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Terri Warren, RN, Nurse Practitioner
Terri Warren, RN, Nurse Practitioner
46 months ago
Thanks so much, Hunter.

Terri
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46 months ago
Thanks for the speedy and authoritative response from both of you. I think my very real ocd over germs in general and my guilt  is at the heart of this. Dr. Handsfield stated that transmission of oral hsv2 is rare, yet he nor yourself are aware of it happening at all through kissing alone. Does this make it more of a theoretical possibility than a real world risk in my situation?  If so, I can  understand how a test would be overkill. (The event I described happened over 2 separate incidents).
Terri Warren, RN, Nurse Practitioner
Terri Warren, RN, Nurse Practitioner
46 months ago
Yes, I would say a very very low theoretical possibility.  not a real world one.

Terri
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46 months ago

Thanks so much for your response. I understand why I should avoid getting tested, yet the double-edged sword that is the internet (which I need to stay off of), keeps my anxiety going. A few days ago I quite easily found (although I was hoping not to), a young man who  appears to be giving a very compelling case for how he got oral hsv2 through French kissing alone. He stated that after ending a long-term relationship, he tested negative for hsv2 on an igg test before engaging in any further sexual contact. He then had a 2 month relationship with a woman who stated she had genital herpes, so they agreed to only (French) kiss. Contemplating going further, he did some research and learned about the uncommon instances of oral hsv2. He then went for an igg test that came back low positive at 1.7 for hsv2, then another that came back 1.3. He then had a confirmatory test done with a biokit and it also came back positive. (This was a year ago, visible to anyone, posted publicly on Honeycomb support network). However, reading your posts, I have learned that low values like that have about a 50% chance of being false positive, and that "only a Western blot should be used to confirm low positives". This fellow is quite distraught. Does it appear to you that with such low values and the biokit, he may well actually be negative all along? If so, I can contact him and refer him to ASHA's on-line services- he is convinced due to the testing he is positive for hsv2 through kissing alone.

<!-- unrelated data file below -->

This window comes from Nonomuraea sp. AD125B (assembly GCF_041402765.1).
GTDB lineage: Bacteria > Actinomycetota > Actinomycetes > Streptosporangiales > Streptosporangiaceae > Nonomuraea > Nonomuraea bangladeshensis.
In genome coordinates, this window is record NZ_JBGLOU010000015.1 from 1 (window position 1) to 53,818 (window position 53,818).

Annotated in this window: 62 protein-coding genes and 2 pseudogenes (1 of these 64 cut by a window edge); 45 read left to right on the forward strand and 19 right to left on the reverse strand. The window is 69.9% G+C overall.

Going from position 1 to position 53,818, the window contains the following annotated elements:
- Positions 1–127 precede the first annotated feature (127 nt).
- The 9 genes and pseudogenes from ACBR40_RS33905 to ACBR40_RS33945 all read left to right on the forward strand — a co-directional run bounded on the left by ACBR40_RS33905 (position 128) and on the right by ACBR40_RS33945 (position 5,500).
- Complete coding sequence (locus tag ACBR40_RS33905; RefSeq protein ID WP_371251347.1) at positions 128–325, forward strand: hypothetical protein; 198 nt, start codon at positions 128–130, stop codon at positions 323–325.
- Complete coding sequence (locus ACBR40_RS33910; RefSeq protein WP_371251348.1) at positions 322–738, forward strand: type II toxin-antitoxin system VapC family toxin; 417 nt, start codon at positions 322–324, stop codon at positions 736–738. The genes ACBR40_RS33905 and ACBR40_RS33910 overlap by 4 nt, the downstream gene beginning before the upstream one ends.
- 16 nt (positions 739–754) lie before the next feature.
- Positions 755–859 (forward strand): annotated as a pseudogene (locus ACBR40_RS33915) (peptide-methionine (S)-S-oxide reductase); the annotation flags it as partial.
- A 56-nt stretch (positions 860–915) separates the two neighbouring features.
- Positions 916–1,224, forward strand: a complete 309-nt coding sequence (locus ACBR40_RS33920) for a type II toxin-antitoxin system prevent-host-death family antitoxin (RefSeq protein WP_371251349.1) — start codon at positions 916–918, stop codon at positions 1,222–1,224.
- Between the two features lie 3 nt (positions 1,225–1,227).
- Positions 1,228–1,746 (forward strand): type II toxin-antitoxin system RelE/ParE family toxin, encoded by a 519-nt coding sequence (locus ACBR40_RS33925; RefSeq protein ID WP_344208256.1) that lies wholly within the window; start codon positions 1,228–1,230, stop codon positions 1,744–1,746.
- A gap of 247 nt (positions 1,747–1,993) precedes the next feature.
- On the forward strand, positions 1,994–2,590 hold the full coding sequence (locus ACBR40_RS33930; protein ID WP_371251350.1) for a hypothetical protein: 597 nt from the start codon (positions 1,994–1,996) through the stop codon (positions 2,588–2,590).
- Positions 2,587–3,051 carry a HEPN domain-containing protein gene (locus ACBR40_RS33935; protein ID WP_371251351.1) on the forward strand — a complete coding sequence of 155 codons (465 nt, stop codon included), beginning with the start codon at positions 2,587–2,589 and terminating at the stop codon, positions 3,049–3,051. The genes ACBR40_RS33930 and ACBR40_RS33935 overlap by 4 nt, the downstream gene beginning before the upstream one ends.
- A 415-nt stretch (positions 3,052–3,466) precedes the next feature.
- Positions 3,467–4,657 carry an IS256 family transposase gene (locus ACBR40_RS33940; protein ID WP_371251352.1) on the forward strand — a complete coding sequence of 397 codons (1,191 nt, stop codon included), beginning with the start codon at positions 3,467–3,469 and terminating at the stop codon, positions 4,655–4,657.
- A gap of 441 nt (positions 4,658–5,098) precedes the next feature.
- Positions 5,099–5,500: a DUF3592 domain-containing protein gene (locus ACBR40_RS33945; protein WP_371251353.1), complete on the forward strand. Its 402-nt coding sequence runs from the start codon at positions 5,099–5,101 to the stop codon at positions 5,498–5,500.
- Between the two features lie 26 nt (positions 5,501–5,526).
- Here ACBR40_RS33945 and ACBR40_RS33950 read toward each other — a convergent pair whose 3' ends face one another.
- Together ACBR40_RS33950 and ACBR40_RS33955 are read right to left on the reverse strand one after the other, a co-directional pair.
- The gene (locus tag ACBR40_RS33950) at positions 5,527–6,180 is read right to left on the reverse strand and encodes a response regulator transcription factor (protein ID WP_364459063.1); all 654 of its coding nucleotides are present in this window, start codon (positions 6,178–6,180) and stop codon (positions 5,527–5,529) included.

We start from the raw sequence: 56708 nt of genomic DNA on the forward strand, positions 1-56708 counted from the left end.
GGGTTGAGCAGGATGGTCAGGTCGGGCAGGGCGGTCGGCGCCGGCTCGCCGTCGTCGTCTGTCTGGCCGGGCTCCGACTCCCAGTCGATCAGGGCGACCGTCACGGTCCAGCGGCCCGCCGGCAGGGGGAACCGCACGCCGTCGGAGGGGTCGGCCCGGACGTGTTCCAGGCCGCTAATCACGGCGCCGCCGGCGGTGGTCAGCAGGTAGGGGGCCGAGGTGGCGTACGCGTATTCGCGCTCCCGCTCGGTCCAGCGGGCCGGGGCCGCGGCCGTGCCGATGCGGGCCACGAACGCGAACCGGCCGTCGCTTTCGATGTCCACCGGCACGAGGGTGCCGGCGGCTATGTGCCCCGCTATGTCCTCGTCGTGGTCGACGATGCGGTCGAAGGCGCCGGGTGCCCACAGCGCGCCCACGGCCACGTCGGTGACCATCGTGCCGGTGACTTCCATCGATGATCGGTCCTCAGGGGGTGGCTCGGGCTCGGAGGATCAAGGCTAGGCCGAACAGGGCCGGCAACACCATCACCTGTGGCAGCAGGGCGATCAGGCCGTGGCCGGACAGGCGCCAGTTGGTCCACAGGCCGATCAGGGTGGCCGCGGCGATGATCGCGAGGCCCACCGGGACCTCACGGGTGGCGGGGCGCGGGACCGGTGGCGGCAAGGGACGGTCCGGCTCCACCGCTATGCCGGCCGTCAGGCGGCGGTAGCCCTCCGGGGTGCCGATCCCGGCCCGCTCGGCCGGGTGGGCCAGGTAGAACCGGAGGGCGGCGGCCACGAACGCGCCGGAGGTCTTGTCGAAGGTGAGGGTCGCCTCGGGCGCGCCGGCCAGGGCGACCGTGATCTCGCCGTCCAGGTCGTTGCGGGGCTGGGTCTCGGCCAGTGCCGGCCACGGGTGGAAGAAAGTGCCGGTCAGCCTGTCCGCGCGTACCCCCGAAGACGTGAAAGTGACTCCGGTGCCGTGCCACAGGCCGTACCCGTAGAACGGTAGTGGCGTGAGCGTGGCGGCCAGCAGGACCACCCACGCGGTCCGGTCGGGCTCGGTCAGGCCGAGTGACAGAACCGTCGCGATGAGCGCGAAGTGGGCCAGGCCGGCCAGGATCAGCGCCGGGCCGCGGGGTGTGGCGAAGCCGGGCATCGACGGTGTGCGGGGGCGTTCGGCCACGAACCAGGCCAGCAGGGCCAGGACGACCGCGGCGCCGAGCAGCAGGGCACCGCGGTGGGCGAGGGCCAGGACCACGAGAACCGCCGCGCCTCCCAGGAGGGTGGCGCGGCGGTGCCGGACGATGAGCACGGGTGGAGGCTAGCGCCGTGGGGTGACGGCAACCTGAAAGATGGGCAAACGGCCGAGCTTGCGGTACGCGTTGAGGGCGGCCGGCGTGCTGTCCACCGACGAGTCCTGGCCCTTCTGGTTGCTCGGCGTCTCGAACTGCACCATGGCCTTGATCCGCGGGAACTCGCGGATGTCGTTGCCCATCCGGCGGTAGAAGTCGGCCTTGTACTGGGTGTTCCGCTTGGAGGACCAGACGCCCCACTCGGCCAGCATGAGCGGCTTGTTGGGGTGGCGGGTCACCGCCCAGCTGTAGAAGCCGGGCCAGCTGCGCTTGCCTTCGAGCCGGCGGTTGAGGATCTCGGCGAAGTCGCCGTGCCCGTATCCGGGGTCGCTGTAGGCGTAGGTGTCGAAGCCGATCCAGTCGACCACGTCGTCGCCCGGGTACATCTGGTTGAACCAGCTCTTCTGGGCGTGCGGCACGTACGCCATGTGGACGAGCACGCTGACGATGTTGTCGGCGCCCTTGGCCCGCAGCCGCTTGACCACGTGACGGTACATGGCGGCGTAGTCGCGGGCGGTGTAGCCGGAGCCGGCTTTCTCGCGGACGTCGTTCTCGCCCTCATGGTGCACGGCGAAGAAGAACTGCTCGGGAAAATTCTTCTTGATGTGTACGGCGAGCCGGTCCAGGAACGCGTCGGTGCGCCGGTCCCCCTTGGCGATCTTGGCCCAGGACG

Terri Warren, RN, Nurse Practitioner
Terri Warren, RN, Nurse Practitioner
46 months ago
I really discourage people from believing everything they read on the internet as people post things there for reasons and motivations that you may not understand. 
Yes, a western blot is recommended for him.  If you do test, and get a low positive, confirmatory testing would also be recommended.  We kept data for 8 years of HSV 2 testing, and we found that the data was very clear - 5.3 to 5.7% of people fell into the low positive range, which means that 95% of the time, people had a clear answer with their test.  Have you ever had a herpes antibody testing in the past to know that you were not infected with HSV 2 prior to this?

You've used up all of your posts here - you can renew if you have more questions.

Terri